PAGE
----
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Delay Discounting of Real and Hypothetical Rewards III: Steady-State Assessments, Forced-Choice Trials, and All Real Rewards
Behavioral Processes
  • Carla H. Lagorio, University of Wisconsin - Eau Claire
  • Gregory J. Madden, Utah State University
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Human research in delay discounting has omitted several procedures typical of animal studies: forced-choice trials, consequences following each response, and assessment of stable response patterns. The present study manipulated these procedures across two conditions in which real or hypothetical rewards were arranged. Six college students participated in daily sessions, in which steady-state discounting of hypothetical and real rewards was assessed. No systematic effects of repeated exposure to hypothetical rewards was detected when compared with first day assessments of discounting. Likewise, no systematic effect of reward type (real versus hypothetical) was detected. When combined with previous research failing to detect a difference between hypothetical and potentially real rewards, these findings suggest that assessing discounting of hypothetical rewards in single sessions is a practical and valid procedure in the study of delay discounting.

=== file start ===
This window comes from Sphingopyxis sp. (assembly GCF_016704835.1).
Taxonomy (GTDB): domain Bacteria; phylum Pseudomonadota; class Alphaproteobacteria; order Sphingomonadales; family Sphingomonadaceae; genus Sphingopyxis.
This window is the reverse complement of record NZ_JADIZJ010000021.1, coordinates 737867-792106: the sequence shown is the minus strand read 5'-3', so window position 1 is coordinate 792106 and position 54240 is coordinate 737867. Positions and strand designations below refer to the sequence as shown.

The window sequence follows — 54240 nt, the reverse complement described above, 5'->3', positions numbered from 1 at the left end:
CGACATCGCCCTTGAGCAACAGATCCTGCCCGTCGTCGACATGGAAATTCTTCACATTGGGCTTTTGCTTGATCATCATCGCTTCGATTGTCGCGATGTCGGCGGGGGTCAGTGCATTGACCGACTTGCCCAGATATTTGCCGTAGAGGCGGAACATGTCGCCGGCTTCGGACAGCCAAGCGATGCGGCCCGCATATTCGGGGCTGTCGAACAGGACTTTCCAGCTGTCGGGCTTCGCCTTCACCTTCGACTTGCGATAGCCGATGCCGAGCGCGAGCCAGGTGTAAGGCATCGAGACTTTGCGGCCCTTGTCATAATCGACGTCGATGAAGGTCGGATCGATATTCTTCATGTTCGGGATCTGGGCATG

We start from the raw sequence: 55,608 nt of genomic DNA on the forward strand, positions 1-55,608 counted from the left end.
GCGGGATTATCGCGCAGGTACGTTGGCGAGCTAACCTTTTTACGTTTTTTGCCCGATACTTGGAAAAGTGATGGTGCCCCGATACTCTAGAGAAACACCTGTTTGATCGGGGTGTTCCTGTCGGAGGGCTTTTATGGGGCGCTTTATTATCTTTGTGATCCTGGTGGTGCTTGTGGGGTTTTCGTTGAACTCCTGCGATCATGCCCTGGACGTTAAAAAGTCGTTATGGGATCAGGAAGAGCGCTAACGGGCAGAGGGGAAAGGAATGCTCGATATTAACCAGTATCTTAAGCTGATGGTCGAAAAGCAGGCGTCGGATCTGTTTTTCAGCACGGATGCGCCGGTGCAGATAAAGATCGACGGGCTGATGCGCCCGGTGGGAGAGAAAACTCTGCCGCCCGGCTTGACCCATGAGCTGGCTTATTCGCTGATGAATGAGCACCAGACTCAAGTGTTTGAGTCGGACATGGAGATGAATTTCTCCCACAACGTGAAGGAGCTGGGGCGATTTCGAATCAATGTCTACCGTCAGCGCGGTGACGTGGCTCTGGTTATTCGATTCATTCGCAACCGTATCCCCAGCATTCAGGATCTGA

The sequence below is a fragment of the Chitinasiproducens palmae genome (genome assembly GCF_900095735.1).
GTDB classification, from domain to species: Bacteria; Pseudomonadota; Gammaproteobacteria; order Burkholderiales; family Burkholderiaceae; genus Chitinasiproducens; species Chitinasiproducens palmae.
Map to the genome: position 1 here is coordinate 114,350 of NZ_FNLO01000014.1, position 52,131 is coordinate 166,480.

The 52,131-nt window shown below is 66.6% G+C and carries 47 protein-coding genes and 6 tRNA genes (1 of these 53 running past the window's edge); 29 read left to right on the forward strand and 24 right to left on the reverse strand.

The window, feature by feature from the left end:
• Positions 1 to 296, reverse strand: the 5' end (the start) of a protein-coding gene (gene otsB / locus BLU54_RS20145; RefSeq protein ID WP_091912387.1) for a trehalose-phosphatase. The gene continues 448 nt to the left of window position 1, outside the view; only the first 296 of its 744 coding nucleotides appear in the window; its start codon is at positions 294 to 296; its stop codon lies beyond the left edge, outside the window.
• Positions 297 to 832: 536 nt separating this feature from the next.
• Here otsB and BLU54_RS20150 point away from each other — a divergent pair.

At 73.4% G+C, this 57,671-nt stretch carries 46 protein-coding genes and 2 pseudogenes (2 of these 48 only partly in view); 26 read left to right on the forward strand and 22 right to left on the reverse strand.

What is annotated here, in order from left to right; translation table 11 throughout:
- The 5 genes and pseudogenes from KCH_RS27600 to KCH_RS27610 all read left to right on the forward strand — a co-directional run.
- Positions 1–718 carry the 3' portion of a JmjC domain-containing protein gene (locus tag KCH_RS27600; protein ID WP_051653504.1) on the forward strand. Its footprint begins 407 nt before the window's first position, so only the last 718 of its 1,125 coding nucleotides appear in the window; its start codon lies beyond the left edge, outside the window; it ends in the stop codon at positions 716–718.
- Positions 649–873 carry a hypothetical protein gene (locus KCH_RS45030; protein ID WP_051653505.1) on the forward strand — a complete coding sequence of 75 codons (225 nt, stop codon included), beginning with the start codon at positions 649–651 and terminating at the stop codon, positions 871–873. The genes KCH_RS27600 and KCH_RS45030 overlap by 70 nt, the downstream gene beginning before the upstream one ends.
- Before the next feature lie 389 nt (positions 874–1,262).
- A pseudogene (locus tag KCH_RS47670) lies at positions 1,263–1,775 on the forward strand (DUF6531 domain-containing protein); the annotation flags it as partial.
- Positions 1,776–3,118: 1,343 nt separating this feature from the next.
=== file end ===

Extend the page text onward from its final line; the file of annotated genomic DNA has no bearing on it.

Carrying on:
Originally published by Elsevier. Publisher's PDF and HTML fulltext available through remote link.
Note: Gregory Madden was affiliated with the University of Wisconsin - Eau Claire at time of publication.

Citation Information
Lagorio, C.H., & Madden, G. J. (2005). Delay discounting in human subjects when the consequence of every choice is real. Behavioral Processes, 69, 173-187.